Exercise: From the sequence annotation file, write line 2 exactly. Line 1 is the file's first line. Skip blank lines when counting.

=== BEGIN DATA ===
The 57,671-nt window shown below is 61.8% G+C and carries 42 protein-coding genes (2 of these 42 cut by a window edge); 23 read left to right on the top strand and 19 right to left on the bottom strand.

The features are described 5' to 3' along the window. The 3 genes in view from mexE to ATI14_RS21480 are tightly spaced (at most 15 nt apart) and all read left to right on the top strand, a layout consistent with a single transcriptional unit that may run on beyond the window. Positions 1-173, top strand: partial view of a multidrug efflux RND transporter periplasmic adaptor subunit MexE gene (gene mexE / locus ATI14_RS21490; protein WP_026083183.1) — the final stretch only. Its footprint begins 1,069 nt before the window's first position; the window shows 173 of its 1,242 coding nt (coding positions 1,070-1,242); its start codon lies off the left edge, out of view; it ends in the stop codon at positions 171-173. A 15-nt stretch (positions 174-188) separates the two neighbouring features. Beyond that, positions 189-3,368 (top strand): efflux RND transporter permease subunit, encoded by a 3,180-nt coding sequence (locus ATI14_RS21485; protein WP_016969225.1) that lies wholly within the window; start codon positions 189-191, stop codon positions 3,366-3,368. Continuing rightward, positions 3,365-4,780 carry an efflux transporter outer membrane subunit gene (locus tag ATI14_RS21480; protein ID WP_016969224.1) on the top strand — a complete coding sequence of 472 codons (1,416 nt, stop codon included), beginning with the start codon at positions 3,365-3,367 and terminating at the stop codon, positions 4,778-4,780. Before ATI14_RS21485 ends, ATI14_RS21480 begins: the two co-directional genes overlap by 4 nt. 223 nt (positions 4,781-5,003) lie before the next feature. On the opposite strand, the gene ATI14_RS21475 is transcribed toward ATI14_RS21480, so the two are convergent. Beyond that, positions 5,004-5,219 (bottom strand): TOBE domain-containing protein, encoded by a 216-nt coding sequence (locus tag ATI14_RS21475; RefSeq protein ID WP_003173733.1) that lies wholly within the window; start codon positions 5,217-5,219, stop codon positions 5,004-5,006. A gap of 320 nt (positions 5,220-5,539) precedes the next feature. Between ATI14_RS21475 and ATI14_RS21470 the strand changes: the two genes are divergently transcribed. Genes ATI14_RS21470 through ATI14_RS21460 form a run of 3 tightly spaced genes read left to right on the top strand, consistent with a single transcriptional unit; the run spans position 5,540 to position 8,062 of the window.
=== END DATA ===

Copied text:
The features are described 5' to 3' along the window. The 3 genes in view from mexE to ATI14_RS21480 are tightly spaced (at most 15 nt apart) and all read left to right on the top strand, a layout consistent with a single transcriptional unit that may run on beyond the window. Positions 1-173, top strand: partial view of a multidrug efflux RND transporter periplasmic adaptor subunit MexE gene (gene mexE / locus ATI14_RS21490; protein WP_026083183.1) — the final stretch only. Its footprint begins 1,069 nt before the window's first position; the window shows 173 of its 1,242 coding nt (coding positions 1,070-1,242); its start codon lies off the left edge, out of view; it ends in the stop codon at positions 171-173. A 15-nt stretch (positions 174-188) separates the two neighbouring features. Beyond that, positions 189-3,368 (top strand): efflux RND transporter permease subunit, encoded by a 3,180-nt coding sequence (locus ATI14_RS21485; protein WP_016969225.1) that lies wholly within the window; start codon positions 189-191, stop codon positions 3,366-3,368. Continuing rightward, positions 3,365-4,780 carry an efflux transporter outer membrane subunit gene (locus tag ATI14_RS21480; protein ID WP_016969224.1) on the top strand — a complete coding sequence of 472 codons (1,416 nt, stop codon included), beginning with the start codon at positions 3,365-3,367 and terminating at the stop codon, positions 4,778-4,780. Before ATI14_RS21485 ends, ATI14_RS21480 begins: the two co-directional genes overlap by 4 nt. 223 nt (positions 4,781-5,003) lie before the next feature. On the opposite strand, the gene ATI14_RS21475 is transcribed toward ATI14_RS21480, so the two are convergent. Beyond that, positions 5,004-5,219 (bottom strand): TOBE domain-containing protein, encoded by a 216-nt coding sequence (locus tag ATI14_RS21475; RefSeq protein ID WP_003173733.1) that lies wholly within the window; start codon positions 5,217-5,219, stop codon positions 5,004-5,006. A gap of 320 nt (positions 5,220-5,539) precedes the next feature. Between ATI14_RS21475 and ATI14_RS21470 the strand changes: the two genes are divergently transcribed. Genes ATI14_RS21470 through ATI14_RS21460 form a run of 3 tightly spaced genes read left to right on the top strand, consistent with a single transcriptional unit; the run spans position 5,540 to position 8,062 of the window.